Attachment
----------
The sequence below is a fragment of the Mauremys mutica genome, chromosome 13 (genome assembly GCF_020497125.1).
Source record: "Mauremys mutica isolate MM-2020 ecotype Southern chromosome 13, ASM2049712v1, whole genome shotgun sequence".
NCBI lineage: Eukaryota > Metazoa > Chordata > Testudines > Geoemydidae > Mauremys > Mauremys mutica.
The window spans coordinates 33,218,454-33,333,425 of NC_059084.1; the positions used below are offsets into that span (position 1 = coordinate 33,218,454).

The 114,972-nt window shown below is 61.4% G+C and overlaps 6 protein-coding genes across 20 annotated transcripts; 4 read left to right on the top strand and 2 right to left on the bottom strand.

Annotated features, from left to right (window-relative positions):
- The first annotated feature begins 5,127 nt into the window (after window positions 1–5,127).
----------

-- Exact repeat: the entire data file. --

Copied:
The sequence below is a fragment of the Mauremys mutica genome, chromosome 13 (genome assembly GCF_020497125.1).
Source record: "Mauremys mutica isolate MM-2020 ecotype Southern chromosome 13, ASM2049712v1, whole genome shotgun sequence".
NCBI lineage: Eukaryota > Metazoa > Chordata > Testudines > Geoemydidae > Mauremys > Mauremys mutica.
The window spans coordinates 33,218,454-33,333,425 of NC_059084.1; the positions used below are offsets into that span (position 1 = coordinate 33,218,454).

The 114,972-nt window shown below is 61.4% G+C and overlaps 6 protein-coding genes across 20 annotated transcripts; 4 read left to right on the top strand and 2 right to left on the bottom strand.

Annotated features, from left to right (window-relative positions):
- The first annotated feature begins 5,127 nt into the window (after window positions 1–5,127).